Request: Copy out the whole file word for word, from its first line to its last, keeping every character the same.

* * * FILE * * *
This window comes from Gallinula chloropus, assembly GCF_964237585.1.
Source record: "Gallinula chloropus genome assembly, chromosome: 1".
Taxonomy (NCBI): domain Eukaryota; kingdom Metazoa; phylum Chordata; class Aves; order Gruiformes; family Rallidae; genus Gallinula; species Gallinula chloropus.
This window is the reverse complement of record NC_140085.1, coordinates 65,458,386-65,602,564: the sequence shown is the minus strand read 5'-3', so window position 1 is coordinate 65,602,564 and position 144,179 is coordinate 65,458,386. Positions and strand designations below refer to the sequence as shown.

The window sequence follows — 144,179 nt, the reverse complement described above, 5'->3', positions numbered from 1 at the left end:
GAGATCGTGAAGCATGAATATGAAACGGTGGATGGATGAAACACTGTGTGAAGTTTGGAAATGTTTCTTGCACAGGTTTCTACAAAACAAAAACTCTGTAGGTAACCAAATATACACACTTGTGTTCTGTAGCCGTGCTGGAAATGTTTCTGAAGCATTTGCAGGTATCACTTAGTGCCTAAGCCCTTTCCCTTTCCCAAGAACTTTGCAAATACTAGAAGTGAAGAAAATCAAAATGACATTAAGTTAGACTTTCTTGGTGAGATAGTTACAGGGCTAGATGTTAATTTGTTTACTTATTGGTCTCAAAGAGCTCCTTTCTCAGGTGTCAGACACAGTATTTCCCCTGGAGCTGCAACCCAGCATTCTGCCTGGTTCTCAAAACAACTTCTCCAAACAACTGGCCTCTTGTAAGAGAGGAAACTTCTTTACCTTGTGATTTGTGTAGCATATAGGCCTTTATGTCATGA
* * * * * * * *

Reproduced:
This window comes from Gallinula chloropus, assembly GCF_964237585.1.
Source record: "Gallinula chloropus genome assembly, chromosome: 1".
Taxonomy (NCBI): domain Eukaryota; kingdom Metazoa; phylum Chordata; class Aves; order Gruiformes; family Rallidae; genus Gallinula; species Gallinula chloropus.
This window is the reverse complement of record NC_140085.1, coordinates 65,458,386-65,602,564: the sequence shown is the minus strand read 5'-3', so window position 1 is coordinate 65,602,564 and position 144,179 is coordinate 65,458,386. Positions and strand designations below refer to the sequence as shown.

The window sequence follows — 144,179 nt, the reverse complement described above, 5'->3', positions numbered from 1 at the left end:
GAGATCGTGAAGCATGAATATGAAACGGTGGATGGATGAAACACTGTGTGAAGTTTGGAAATGTTTCTTGCACAGGTTTCTACAAAACAAAAACTCTGTAGGTAACCAAATATACACACTTGTGTTCTGTAGCCGTGCTGGAAATGTTTCTGAAGCATTTGCAGGTATCACTTAGTGCCTAAGCCCTTTCCCTTTCCCAAGAACTTTGCAAATACTAGAAGTGAAGAAAATCAAAATGACATTAAGTTAGACTTTCTTGGTGAGATAGTTACAGGGCTAGATGTTAATTTGTTTACTTATTGGTCTCAAAGAGCTCCTTTCTCAGGTGTCAGACACAGTATTTCCCCTGGAGCTGCAACCCAGCATTCTGCCTGGTTCTCAAAACAACTTCTCCAAACAACTGGCCTCTTGTAAGAGAGGAAACTTCTTTACCTTGTGATTTGTGTAGCATATAGGCCTTTATGTCATGA